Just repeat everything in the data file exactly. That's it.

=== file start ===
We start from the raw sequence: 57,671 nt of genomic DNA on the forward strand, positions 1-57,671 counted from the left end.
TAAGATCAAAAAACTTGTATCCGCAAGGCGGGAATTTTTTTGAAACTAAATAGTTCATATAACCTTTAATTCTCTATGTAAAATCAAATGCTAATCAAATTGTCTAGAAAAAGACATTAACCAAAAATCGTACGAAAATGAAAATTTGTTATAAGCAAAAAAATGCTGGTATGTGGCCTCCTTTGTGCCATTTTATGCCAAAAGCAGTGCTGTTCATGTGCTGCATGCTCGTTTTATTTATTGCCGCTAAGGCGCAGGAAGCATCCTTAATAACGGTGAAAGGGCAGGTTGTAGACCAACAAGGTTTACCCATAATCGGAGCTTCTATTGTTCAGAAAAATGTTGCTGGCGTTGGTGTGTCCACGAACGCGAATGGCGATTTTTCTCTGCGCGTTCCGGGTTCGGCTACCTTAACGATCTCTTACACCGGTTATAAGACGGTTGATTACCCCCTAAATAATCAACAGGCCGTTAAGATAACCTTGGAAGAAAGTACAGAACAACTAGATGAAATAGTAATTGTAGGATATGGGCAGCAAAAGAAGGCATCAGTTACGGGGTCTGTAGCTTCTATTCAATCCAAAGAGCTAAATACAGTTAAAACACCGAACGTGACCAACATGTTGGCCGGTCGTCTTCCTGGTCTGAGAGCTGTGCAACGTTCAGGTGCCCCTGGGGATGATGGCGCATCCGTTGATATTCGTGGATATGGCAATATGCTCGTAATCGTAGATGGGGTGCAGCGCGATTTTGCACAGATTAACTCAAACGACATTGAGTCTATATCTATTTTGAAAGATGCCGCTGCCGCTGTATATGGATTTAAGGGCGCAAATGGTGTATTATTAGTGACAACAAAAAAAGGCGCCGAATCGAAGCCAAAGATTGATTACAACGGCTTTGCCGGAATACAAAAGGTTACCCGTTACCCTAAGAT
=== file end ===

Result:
We start from the raw sequence: 57,671 nt of genomic DNA on the forward strand, positions 1-57,671 counted from the left end.
TAAGATCAAAAAACTTGTATCCGCAAGGCGGGAATTTTTTTGAAACTAAATAGTTCATATAACCTTTAATTCTCTATGTAAAATCAAATGCTAATCAAATTGTCTAGAAAAAGACATTAACCAAAAATCGTACGAAAATGAAAATTTGTTATAAGCAAAAAAATGCTGGTATGTGGCCTCCTTTGTGCCATTTTATGCCAAAAGCAGTGCTGTTCATGTGCTGCATGCTCGTTTTATTTATTGCCGCTAAGGCGCAGGAAGCATCCTTAATAACGGTGAAAGGGCAGGTTGTAGACCAACAAGGTTTACCCATAATCGGAGCTTCTATTGTTCAGAAAAATGTTGCTGGCGTTGGTGTGTCCACGAACGCGAATGGCGATTTTTCTCTGCGCGTTCCGGGTTCGGCTACCTTAACGATCTCTTACACCGGTTATAAGACGGTTGATTACCCCCTAAATAATCAACAGGCCGTTAAGATAACCTTGGAAGAAAGTACAGAACAACTAGATGAAATAGTAATTGTAGGATATGGGCAGCAAAAGAAGGCATCAGTTACGGGGTCTGTAGCTTCTATTCAATCCAAAGAGCTAAATACAGTTAAAACACCGAACGTGACCAACATGTTGGCCGGTCGTCTTCCTGGTCTGAGAGCTGTGCAACGTTCAGGTGCCCCTGGGGATGATGGCGCATCCGTTGATATTCGTGGATATGGCAATATGCTCGTAATCGTAGATGGGGTGCAGCGCGATTTTGCACAGATTAACTCAAACGACATTGAGTCTATATCTATTTTGAAAGATGCCGCTGCCGCTGTATATGGATTTAAGGGCGCAAATGGTGTATTATTAGTGACAACAAAAAAAGGCGCCGAATCGAAGCCAAAGATTGATTACAACGGCTTTGCCGGAATACAAAAGGTTACCCGTTACCCTAAGAT